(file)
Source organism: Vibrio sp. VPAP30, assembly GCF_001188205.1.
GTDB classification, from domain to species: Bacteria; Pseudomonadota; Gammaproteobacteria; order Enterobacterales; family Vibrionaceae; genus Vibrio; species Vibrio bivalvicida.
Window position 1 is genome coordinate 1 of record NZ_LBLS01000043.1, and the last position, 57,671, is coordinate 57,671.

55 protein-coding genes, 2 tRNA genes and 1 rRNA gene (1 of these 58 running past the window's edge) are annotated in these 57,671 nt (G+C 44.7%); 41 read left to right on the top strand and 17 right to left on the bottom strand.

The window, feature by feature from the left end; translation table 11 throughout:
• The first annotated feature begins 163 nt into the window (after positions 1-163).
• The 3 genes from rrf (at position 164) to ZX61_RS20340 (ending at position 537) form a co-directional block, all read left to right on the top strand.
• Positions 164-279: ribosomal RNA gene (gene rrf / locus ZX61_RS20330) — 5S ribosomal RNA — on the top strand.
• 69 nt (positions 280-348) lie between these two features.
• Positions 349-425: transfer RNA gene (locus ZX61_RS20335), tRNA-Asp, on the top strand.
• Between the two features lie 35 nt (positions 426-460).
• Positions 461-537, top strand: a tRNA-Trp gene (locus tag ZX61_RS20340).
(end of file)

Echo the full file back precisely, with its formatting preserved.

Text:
Source organism: Vibrio sp. VPAP30, assembly GCF_001188205.1.
GTDB classification, from domain to species: Bacteria; Pseudomonadota; Gammaproteobacteria; order Enterobacterales; family Vibrionaceae; genus Vibrio; species Vibrio bivalvicida.
Window position 1 is genome coordinate 1 of record NZ_LBLS01000043.1, and the last position, 57,671, is coordinate 57,671.

55 protein-coding genes, 2 tRNA genes and 1 rRNA gene (1 of these 58 running past the window's edge) are annotated in these 57,671 nt (G+C 44.7%); 41 read left to right on the top strand and 17 right to left on the bottom strand.

The window, feature by feature from the left end; translation table 11 throughout:
• The first annotated feature begins 163 nt into the window (after positions 1-163).
• The 3 genes from rrf (at position 164) to ZX61_RS20340 (ending at position 537) form a co-directional block, all read left to right on the top strand.
• Positions 164-279: ribosomal RNA gene (gene rrf / locus ZX61_RS20330) — 5S ribosomal RNA — on the top strand.
• 69 nt (positions 280-348) lie between these two features.
• Positions 349-425: transfer RNA gene (locus ZX61_RS20335), tRNA-Asp, on the top strand.
• Between the two features lie 35 nt (positions 426-460).
• Positions 461-537, top strand: a tRNA-Trp gene (locus tag ZX61_RS20340).